Fubo drops Discovery networks amid dispute, eyes gain from NBC’s NBA bid

Fubo’s latest dispute with Warner Bros. Discovery has led to dropping 17 Discovery networks. But NBC’s NBA bid, and declining cable viewership numbers from Nielsen, indicates a potential silver lining.

Fubo Warner Bros. Discovery
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Fubo, the sports-first live TV streaming platform, has dropped 17 Discovery channels, including Animal Planet, HGTV, and Food Network, escalating its ongoing dispute with Warner Bros. Discovery. 

Fubo subscribers lost access to these networks on Wednesday. It’s a continuation of a carriage disagreement that dates back to 2020 when Fubo lost key sports networks like TNT, TBS, and truTV. Those three channels are key for NBA and college basketball broadcasts. 

Warner Bros. Discovery told The Verge yesterday in a statement, “Our priority is to deliver the best content, at the best value, to our fans wherever they want to watch it. We have been and remain ready and willing to work diligently with Fubo to reach a fair market agreement. We proposed an extension of our current agreement, with no changes or price increases, that would allow Fubo to continue carrying these networks, and it is unfortunate that Fubo has decided to alienate their own customers in this way.”

Despite the loss of channels, two big market shifts could benefit Fubo. According to Nielsen’s March 2024 report, cable saw a 10% year-over-year decline, with cable’s share of TV usage shrinking, while streaming services now represent 38.5% of TV viewership.

It’s not cable’s old entertainment networks that are driving viewership these days. 

Per Nielsen, “The cable category was lifted in part by sports, which was up 43% in March, driven largely by college basketball viewership. Games in the women’s NCAA tournament had a more meaningful impact on viewership compared with previous years, with the Round 2 matchup between Iowa and West Virginia ranking as the No. 7 cable telecast in March with 4.9 million viewers on ESPN.”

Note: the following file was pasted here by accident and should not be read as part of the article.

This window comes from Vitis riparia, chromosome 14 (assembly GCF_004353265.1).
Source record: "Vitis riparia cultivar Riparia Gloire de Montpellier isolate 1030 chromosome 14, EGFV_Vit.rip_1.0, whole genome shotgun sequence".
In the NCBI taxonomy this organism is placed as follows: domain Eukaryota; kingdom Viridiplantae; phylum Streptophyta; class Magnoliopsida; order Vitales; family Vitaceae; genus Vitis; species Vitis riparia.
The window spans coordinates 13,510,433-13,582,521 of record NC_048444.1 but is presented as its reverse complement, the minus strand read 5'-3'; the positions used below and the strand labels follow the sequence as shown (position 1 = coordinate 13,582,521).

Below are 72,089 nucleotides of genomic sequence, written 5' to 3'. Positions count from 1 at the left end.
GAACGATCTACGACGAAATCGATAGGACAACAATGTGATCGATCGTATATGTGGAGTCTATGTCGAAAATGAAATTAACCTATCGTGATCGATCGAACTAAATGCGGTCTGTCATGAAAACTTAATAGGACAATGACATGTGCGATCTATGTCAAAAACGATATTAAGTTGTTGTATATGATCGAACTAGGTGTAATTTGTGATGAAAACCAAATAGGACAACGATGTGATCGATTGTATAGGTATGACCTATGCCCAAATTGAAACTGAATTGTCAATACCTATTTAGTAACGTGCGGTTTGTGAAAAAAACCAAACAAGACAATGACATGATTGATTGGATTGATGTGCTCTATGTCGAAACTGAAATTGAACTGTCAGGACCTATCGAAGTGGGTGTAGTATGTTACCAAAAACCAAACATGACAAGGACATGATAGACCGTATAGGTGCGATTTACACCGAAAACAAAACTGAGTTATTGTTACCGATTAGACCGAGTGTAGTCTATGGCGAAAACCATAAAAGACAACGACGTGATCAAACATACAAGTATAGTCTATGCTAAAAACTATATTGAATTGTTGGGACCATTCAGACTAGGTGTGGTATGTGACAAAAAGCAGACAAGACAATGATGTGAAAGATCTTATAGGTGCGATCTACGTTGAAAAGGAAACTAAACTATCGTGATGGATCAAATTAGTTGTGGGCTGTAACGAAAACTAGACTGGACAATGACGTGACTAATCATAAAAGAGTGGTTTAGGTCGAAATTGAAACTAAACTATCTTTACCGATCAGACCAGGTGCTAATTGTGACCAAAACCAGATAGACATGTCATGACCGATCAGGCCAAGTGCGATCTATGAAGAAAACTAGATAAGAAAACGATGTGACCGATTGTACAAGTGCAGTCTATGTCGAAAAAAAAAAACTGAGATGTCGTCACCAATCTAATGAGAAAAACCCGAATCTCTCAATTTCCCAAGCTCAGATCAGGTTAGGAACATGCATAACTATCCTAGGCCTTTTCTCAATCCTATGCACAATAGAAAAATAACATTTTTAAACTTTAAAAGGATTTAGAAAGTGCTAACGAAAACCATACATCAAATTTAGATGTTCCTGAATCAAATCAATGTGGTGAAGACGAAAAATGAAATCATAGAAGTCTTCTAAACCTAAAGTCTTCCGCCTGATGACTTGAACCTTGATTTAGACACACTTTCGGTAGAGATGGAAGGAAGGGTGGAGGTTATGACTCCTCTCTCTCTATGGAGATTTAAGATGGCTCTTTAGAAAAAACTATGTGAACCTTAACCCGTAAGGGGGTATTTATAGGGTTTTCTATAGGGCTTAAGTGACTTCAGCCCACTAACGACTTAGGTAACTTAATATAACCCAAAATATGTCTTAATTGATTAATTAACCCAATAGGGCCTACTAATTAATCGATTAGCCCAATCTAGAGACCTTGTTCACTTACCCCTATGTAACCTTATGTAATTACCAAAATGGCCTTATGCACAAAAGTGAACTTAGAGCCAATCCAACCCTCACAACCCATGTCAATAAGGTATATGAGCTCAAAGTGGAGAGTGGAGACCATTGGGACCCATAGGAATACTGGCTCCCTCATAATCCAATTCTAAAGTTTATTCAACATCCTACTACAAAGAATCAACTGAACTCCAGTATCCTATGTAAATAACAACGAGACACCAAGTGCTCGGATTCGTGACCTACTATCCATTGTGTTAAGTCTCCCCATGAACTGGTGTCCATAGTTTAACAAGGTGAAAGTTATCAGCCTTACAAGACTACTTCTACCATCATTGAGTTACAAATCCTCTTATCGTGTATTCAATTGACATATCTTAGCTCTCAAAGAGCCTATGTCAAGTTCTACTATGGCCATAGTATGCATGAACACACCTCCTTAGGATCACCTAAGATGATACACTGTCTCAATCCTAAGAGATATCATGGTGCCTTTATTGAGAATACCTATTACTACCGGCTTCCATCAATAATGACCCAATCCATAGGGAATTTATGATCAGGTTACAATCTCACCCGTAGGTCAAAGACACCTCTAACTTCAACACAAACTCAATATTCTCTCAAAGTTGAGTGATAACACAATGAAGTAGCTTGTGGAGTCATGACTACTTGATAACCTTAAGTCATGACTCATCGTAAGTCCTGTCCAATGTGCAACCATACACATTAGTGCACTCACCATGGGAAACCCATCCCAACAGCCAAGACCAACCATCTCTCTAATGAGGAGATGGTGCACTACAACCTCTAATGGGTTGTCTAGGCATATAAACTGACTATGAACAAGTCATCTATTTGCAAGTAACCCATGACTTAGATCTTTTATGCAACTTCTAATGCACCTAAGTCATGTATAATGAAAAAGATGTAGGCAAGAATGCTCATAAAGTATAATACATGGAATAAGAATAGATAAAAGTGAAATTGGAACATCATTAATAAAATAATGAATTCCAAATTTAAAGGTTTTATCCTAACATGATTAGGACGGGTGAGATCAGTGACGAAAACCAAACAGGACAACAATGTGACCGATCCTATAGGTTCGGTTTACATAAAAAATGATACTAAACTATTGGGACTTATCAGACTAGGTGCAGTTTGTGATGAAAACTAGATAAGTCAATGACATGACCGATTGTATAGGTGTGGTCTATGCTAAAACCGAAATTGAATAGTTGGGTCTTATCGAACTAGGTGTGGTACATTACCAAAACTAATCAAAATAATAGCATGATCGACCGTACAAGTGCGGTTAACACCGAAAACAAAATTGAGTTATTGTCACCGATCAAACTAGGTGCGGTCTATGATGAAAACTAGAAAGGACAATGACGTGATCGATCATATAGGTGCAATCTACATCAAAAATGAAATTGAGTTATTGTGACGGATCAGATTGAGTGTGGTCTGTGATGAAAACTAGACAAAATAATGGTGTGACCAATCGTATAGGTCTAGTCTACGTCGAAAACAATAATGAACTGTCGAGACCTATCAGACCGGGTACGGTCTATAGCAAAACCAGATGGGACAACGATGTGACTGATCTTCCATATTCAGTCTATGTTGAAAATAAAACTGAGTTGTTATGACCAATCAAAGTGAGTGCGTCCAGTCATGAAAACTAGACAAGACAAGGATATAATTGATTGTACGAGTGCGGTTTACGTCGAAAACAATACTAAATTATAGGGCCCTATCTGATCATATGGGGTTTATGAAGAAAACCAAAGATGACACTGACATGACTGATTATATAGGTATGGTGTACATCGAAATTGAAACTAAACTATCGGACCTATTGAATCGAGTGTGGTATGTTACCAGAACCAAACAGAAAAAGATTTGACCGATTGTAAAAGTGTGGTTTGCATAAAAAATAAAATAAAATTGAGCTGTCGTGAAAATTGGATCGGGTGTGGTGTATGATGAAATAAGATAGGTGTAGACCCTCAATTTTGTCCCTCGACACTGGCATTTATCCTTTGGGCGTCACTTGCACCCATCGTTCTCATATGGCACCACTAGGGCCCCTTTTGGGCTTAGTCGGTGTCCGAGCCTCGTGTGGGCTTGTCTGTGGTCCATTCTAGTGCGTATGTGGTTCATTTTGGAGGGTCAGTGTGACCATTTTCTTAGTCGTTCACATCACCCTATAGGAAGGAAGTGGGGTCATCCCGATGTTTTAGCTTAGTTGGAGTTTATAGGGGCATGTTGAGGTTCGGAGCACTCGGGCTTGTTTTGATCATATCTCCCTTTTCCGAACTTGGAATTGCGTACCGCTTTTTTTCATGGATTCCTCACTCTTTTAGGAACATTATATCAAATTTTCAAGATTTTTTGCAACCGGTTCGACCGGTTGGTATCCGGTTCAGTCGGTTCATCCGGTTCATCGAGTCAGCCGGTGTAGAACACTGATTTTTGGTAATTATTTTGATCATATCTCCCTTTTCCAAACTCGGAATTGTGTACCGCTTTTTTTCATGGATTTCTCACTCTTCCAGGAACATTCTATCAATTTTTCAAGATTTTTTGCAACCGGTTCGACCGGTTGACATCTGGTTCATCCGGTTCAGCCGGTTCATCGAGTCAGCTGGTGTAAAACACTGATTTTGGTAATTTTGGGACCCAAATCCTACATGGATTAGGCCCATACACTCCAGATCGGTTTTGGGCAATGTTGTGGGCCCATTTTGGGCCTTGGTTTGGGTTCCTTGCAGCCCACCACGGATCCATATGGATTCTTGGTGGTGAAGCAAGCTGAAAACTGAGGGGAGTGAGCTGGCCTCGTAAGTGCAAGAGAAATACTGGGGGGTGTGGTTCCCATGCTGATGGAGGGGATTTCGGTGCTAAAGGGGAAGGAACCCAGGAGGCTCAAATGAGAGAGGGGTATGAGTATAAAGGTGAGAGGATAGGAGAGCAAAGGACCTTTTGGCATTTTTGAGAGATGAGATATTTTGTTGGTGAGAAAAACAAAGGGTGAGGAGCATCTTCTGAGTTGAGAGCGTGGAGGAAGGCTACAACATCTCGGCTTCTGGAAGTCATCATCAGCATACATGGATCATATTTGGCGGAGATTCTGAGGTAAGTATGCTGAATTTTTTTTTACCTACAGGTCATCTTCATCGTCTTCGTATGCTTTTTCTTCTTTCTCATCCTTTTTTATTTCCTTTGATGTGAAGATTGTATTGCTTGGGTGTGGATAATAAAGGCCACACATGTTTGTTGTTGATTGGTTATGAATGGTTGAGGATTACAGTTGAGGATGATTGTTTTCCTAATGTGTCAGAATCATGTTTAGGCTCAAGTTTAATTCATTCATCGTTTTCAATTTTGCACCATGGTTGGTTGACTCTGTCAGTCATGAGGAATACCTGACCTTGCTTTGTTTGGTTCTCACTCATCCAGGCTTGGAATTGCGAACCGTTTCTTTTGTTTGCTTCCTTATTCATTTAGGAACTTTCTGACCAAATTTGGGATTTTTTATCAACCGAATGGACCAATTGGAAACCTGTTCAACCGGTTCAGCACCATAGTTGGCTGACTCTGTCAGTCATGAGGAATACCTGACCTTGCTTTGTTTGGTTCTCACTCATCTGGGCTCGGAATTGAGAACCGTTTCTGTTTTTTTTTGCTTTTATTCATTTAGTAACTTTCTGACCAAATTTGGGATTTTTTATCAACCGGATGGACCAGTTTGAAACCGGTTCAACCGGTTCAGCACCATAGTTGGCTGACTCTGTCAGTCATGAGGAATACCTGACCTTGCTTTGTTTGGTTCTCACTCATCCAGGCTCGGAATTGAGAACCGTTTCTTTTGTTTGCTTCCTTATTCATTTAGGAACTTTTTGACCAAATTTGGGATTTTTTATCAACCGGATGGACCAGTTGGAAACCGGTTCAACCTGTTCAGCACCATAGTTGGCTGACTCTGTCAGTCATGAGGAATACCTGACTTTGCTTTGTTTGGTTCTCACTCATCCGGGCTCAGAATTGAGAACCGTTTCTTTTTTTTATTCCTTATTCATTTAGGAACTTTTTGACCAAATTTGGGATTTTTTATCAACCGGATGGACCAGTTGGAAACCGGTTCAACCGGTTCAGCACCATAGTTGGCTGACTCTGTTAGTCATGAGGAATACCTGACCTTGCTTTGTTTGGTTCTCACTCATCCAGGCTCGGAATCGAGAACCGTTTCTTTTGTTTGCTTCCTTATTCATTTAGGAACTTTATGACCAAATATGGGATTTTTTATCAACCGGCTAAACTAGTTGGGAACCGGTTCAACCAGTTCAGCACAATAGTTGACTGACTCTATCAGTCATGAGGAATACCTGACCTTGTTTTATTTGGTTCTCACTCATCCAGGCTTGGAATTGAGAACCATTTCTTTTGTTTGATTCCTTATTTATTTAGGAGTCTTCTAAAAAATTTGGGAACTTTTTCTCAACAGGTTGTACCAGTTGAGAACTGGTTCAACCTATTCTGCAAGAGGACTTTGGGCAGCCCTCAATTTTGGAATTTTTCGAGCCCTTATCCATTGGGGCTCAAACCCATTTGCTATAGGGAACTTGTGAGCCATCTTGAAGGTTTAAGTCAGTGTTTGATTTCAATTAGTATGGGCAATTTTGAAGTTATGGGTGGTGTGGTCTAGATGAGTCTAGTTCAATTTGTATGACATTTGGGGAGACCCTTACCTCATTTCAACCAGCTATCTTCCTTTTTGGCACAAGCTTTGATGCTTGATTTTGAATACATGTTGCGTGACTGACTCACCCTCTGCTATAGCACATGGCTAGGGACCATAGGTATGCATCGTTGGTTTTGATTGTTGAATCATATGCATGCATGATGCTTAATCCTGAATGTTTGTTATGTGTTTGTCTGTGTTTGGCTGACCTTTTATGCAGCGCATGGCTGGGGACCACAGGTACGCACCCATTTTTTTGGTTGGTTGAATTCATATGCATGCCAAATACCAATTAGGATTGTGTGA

Nielsen says that streaming viewership was up 12 percent in March compared to a year ago. 

In other words, TV viewers are migrating to shows and movies on streaming services such as Netflix and Hulu. Consequently, the loss of the 17 Discovery channels from Fubo’s lineup might not be as detrimental as it seems, given the declining general interest in cable entertainment networks.

Another potential game-changer for Fubo involves NBCUniversal’s reported preparation of a $2.5 billion annual bid for NBA broadcasting rights. The deal would move these games from Warner Bros. Discovery’s TNT to NBC — a network already included in Fubo’s channel lineup. 

NBCUniversal is reportedly prepared to pay an average of about $2.5 billion a year to air a package of National Basketball Association (NBA) games. The offer significantly surpasses the current deal held by Warner Bros. Discovery’s TNT, which has been paying an average fee of $1.2 billion under its existing contract. 

In February 2024, FuboTV Inc. filed a lawsuit against The Walt Disney Company, FOX Corp., and Warner Bros. Discovery, Inc., alleging anti-competitive behavior tied to a planned joint sports streaming venture by the three companies. 

The yet-to-be named service is set to debut later this year, and carry 14 cable sports networks including ESPN, TNT, TBS and FOX Sports 1. 

FuboTV Inc. said in a statement yesterday that it expressed a desire to offer TNT, TBS, and truTV as part of a more affordable “skinny” sports bundle. 

However, Warner Bros. Discovery denied FuboTV the option to subscribe to their Turner sports content separately from the Discovery content, which FuboTV viewed as part of Warner Bros. Discovery’s refusal to engage in good faith negotiations. 

Sources: The Verge, Nielsen, The Wall Street Journal, Deadline

Jim Kimble is a seasoned industry expert with over two decades of journalism experience. He has been at the forefront of the cord-cutting movement since 2016, testing and writing about TV-related products and services. He founded The Cord Cutting Report in 2016, and serves as the editor.

Major publications, including MarketWatch, Forbes, and South Florida Sun Sentinel, have interviewed Kimble for his years of expertise. He gives advice on the complexities consumers are navigating with streaming options, and over-the-air TV. Kimble has been a staff writer or correspondent for several award-winning, daily newspapers, including The Boston Globe.

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